The city said if any residents have identified giant hogweed to report it to the Northwest Invasive Plant Council at: 1-888-933-3722 or through the Report a Weed online application. (stock photo Pixabay)

City reminding residents how to identify hogweed from cow parsnip

Cow parsnip, a native plant to Prince Rupert, and giant hogweed cause adverse reactions to the skin

The City of Prince Rupert is warning residents about a toxic weed that can burn the skin.

Councillor Barry Cunningham raised the issue to council at their July meeting, after hearing several reports that giant hogweed, a white flowered weed, was causing severe burns and skin lesions for residents.

Giant hogweed has never been positively identified in the city however, cow parsnip, a plant in the same family which also causes burns but less severe, is native in Prince Rupert, said the city.

The city sent out a public notice to residents to beware of cow parsnip and how to identify it from hogweed.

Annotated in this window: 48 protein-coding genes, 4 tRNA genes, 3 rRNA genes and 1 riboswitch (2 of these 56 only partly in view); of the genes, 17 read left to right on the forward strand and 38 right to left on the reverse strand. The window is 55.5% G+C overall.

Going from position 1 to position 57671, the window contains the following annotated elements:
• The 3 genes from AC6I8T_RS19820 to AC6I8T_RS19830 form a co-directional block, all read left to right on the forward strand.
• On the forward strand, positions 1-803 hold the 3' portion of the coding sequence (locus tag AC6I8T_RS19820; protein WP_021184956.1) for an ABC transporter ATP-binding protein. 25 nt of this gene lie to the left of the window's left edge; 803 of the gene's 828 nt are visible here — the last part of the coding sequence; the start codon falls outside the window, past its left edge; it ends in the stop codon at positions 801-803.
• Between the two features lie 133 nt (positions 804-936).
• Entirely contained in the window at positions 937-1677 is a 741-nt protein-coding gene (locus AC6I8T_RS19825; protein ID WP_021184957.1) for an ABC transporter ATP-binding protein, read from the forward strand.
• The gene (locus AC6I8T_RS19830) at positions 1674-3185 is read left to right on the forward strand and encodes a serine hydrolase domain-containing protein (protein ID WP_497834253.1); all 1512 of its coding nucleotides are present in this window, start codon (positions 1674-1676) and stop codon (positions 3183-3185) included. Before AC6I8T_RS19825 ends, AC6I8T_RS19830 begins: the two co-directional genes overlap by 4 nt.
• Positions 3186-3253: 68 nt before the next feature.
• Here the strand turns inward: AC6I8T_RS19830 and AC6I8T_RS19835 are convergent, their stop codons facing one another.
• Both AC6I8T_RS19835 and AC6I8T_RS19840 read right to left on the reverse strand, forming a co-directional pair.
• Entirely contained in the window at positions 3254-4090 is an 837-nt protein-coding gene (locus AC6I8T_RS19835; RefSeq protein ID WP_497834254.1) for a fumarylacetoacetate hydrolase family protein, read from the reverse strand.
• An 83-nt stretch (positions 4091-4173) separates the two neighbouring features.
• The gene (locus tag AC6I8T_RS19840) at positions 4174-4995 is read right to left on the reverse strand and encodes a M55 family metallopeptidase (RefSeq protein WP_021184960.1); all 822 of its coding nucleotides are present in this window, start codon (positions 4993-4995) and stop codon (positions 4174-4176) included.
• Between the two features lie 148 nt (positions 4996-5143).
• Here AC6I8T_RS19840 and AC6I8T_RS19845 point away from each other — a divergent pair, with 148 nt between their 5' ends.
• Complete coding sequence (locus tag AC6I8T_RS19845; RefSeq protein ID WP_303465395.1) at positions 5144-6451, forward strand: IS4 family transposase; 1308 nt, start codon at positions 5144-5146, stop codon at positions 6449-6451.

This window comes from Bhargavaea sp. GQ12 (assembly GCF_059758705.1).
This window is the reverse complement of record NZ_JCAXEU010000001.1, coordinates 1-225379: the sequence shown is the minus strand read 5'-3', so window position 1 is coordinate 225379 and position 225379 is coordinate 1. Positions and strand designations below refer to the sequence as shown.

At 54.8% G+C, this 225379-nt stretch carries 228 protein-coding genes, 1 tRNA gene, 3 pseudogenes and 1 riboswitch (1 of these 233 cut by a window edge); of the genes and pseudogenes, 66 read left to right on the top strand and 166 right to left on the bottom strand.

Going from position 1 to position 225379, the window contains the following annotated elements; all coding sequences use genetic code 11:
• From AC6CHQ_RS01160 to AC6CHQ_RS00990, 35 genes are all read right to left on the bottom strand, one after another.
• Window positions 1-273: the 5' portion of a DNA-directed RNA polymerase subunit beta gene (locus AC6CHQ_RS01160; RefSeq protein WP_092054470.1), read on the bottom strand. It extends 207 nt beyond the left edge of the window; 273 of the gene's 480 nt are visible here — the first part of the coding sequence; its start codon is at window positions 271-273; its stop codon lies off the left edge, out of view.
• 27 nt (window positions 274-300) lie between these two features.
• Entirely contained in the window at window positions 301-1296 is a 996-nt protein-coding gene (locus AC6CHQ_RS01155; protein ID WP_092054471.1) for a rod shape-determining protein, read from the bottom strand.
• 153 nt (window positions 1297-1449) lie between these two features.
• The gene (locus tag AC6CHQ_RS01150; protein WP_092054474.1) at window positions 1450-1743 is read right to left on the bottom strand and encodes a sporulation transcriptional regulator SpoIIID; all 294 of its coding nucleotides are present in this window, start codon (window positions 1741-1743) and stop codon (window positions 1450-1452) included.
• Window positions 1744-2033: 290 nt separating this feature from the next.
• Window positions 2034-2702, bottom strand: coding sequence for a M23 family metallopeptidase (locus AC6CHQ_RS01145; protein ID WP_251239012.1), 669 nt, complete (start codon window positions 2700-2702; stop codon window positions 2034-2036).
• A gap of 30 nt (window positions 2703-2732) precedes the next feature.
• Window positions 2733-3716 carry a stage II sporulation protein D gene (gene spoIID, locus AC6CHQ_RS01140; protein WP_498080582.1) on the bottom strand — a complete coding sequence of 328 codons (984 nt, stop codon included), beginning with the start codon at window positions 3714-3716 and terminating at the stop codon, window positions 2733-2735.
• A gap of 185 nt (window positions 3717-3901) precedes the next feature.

READ MORE: Council briefs: Mayor scheduling multi-stakeholder meeting to save Alaska ferry, beware of hogweed

The primary difference between the species is size, leaf shape, and the severity of burns. Giant hogweed is three to five metres tall with a stem of three to 10 centimetres in diameter. Leaves are lobed and deeply cut, appearing similar to a hand and fingers whereas cow parsnip looks more like a maple leaf.

The city said if any residents have identified giant hogweed to report it to the Northwest Invasive Plant Council at: 1-888-933-3722 or through the Report a Weed online application. (photo provided by City of Prince Rupert)

Both plants cause adverse reactions and the city said the best practices for removing it from a property include:

Using gloves, goggles, full length sleeves when touching the plant;

Avoiding the use of tools that can spread the plants seeds, such as lawnmowers and weed whackers;

Leaving the plants to dry out then bagging them before sending to the landfill or burning them;

Covering the exposed root system with material to block out the light;

Treating with pesticide to stop it from spreading;

and avoiding composting any of the plant material, which may cause it to spread.

The city said if any residents have identified giant hogweed to report it to the Northwest Invasive Plant Council at: 1-888-933-3722 or through the Report a Weed online application.

READ MORE: Spread of invasive species in Canada costs billions, changes environment


Jenna Cocullo | Journalist
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